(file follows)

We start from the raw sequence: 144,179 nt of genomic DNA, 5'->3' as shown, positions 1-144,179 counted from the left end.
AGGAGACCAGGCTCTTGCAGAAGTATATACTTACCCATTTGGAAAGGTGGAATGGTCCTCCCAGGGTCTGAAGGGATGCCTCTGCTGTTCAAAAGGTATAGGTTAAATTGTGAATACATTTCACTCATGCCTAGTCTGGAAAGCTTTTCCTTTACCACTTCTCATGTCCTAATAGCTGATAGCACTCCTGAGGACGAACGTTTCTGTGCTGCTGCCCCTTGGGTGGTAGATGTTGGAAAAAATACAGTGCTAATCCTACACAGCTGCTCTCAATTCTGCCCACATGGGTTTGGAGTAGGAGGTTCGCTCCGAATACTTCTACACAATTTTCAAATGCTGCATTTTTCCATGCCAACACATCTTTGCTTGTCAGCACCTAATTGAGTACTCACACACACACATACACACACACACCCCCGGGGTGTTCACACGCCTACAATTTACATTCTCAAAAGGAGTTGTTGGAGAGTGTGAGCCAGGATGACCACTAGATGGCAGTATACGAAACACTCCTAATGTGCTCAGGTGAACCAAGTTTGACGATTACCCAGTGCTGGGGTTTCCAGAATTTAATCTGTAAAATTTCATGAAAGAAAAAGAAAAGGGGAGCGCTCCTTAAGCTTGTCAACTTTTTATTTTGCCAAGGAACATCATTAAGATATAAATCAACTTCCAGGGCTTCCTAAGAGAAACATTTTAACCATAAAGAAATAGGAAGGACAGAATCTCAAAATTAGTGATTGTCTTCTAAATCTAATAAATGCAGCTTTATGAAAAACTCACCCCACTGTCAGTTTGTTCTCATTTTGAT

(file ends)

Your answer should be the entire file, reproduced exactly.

We start from the raw sequence: 144,179 nt of genomic DNA, 5'->3' as shown, positions 1-144,179 counted from the left end.
AGGAGACCAGGCTCTTGCAGAAGTATATACTTACCCATTTGGAAAGGTGGAATGGTCCTCCCAGGGTCTGAAGGGATGCCTCTGCTGTTCAAAAGGTATAGGTTAAATTGTGAATACATTTCACTCATGCCTAGTCTGGAAAGCTTTTCCTTTACCACTTCTCATGTCCTAATAGCTGATAGCACTCCTGAGGACGAACGTTTCTGTGCTGCTGCCCCTTGGGTGGTAGATGTTGGAAAAAATACAGTGCTAATCCTACACAGCTGCTCTCAATTCTGCCCACATGGGTTTGGAGTAGGAGGTTCGCTCCGAATACTTCTACACAATTTTCAAATGCTGCATTTTTCCATGCCAACACATCTTTGCTTGTCAGCACCTAATTGAGTACTCACACACACACATACACACACACACCCCCGGGGTGTTCACACGCCTACAATTTACATTCTCAAAAGGAGTTGTTGGAGAGTGTGAGCCAGGATGACCACTAGATGGCAGTATACGAAACACTCCTAATGTGCTCAGGTGAACCAAGTTTGACGATTACCCAGTGCTGGGGTTTCCAGAATTTAATCTGTAAAATTTCATGAAAGAAAAAGAAAAGGGGAGCGCTCCTTAAGCTTGTCAACTTTTTATTTTGCCAAGGAACATCATTAAGATATAAATCAACTTCCAGGGCTTCCTAAGAGAAACATTTTAACCATAAAGAAATAGGAAGGACAGAATCTCAAAATTAGTGATTGTCTTCTAAATCTAATAAATGCAGCTTTATGAAAAACTCACCCCACTGTCAGTTTGTTCTCATTTTGAT